Through WSH I witnessed the unemployed, the disabled, the elderly and the working poor come together in community and roll up their shirtsleeves, happy to be allowed the dignity of hard work to provide for their families.
Families are asked to volunteer four hours per month and give a donation of $2 for the food they receive. Some, if they can afford it, donate more.
To organize the waiting crowd, people in the line (which had grown to over 200) were given numbers. Groups of 10–15 people at a time were let in to shop. Grocery bags and pull carts were filled as Rhode Island’s hungry shopped from the bounty of what would have been wasted.
Every morsel of the food WSH rescues is free and they never say “no” to a donation. Fifteen pallets of broccoli? Sure! One hundred smoked hams? You bet!
WSH receives no federal or state funding, surviving on the donations, both monetary and in-kind, including food donations from local farms. Restaurants have signed on to turn rescued food into nutritious meals that WSH then distributes to the hungry among us.
When the organization needed workspace, both for meetings and to store food, the historic Smith-Winslow house in Warren, Rhode Island, donated space in exchange for help renovating the building (which was done by WSH volunteers).
“The holy spirit has a way of getting us whatever we need,” says Martin.
Working closely with area churches and HUD-supported housing developments enables WSH access to those with greatest need.
Parkway Towers, a 104-unit HUD-supported apartment building that houses elderly, low-income and disabled residents, is a great example. The building, owned by Ferland Properties, is located in East Providence.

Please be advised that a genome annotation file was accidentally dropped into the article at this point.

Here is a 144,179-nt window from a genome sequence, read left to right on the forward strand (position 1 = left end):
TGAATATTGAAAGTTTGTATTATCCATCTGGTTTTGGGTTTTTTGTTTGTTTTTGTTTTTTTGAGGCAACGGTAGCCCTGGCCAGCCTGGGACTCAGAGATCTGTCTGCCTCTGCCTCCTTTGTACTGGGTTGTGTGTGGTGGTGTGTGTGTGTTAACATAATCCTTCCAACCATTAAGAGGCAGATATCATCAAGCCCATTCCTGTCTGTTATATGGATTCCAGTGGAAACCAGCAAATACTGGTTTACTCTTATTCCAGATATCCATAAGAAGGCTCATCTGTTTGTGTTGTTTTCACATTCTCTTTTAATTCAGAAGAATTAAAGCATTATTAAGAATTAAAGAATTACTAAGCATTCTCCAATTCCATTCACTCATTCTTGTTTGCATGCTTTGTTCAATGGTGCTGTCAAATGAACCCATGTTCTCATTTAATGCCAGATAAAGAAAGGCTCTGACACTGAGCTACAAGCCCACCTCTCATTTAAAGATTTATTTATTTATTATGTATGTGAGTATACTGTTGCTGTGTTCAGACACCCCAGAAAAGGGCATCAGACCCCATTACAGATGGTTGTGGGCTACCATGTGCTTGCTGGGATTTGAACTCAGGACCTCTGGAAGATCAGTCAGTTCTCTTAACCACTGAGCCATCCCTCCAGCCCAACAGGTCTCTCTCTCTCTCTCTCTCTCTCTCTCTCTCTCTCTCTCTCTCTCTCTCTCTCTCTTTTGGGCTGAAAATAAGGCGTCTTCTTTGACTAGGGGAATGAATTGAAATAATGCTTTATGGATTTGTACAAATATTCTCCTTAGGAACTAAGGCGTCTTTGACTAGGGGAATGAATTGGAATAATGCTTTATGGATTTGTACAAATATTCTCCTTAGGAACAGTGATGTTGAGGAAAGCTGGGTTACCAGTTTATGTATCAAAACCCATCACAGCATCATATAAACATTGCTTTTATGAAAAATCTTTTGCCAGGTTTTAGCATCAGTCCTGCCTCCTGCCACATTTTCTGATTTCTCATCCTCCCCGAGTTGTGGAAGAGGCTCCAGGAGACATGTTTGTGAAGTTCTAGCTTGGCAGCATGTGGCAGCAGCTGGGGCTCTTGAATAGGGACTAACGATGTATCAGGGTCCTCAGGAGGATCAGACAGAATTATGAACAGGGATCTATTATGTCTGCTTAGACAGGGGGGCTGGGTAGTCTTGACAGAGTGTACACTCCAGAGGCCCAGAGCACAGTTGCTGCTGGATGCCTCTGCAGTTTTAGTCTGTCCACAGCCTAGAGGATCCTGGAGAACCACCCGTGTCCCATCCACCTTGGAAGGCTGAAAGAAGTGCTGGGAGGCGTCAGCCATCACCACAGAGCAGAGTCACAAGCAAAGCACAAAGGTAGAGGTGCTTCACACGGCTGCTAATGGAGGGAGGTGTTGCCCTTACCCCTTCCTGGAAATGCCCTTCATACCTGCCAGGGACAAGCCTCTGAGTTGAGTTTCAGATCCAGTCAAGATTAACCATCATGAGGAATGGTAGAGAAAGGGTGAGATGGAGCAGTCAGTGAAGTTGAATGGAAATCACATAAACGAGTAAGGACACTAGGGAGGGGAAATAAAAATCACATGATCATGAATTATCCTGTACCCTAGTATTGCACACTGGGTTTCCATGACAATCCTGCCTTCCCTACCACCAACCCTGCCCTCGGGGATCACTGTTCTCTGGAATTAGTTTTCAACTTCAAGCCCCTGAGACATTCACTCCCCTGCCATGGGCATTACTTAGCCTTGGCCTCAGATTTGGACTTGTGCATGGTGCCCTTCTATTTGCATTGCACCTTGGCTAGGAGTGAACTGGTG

Building social worker Carol Aldrich and resident Cathy Peck have worked together with Ferland Properties (which donates storage space and electricity for coolers and freezers) to support a WSH popup supermarket in the building’s community room.
“Residents who don’t have transportation, who are low-income or disabled, now have access to fresh, nutritious food on a regular basis,” says Peck. “They get exercise by walking down to the community room and they benefit from the social interaction. It brings people out, brings them together. There is an added social benefit to the community within our building.”
“Getting management and residents behind the program is key,” says Martin, who views Parkway Towers as a model that could be replicated throughout the country.
When WSH first came to Parkway Towers five years ago the program attracted about 10% of the residents. It now serves 50% of the residents and is still growing.
Donations to WSH from Parkway Towers residents in 2015 totaled over $9,200.
Peck, like all WSH volunteers, works very hard, pretty much seven days a week, to keep the program going. She says, “This program has restored my faith in humanity.”
We share hope indeed.
To find out more about We Share Hope and how you can donate or get involved, visit WeShareHope.org.
Be a Waste Watcher
• Make a list of what you waste each week (for about a month) and see where you stand in the food waste line.
• Plan your meals each week and make a shopping list using a meal plan.
• “Shop” the fridge, freezer and cupboards first; use up what you already have.
• Have “leftover” night once a week.
• Store your food properly and practice “first in, first out” when storing food in the refrigerator.
• Avoid filling the landfill by making donations to your local food bank and by composting vegetable and fruit scraps, coffee grounds, tea bags and other compostable items.
Jackie Lantry is the author of numerous articles focusing on food and family. Her work has appeared in local, regional and national outlets. She lives in Rehoboth, Massachusetts, with her husband, photographer Steve Szydlowski, and four voracious kids.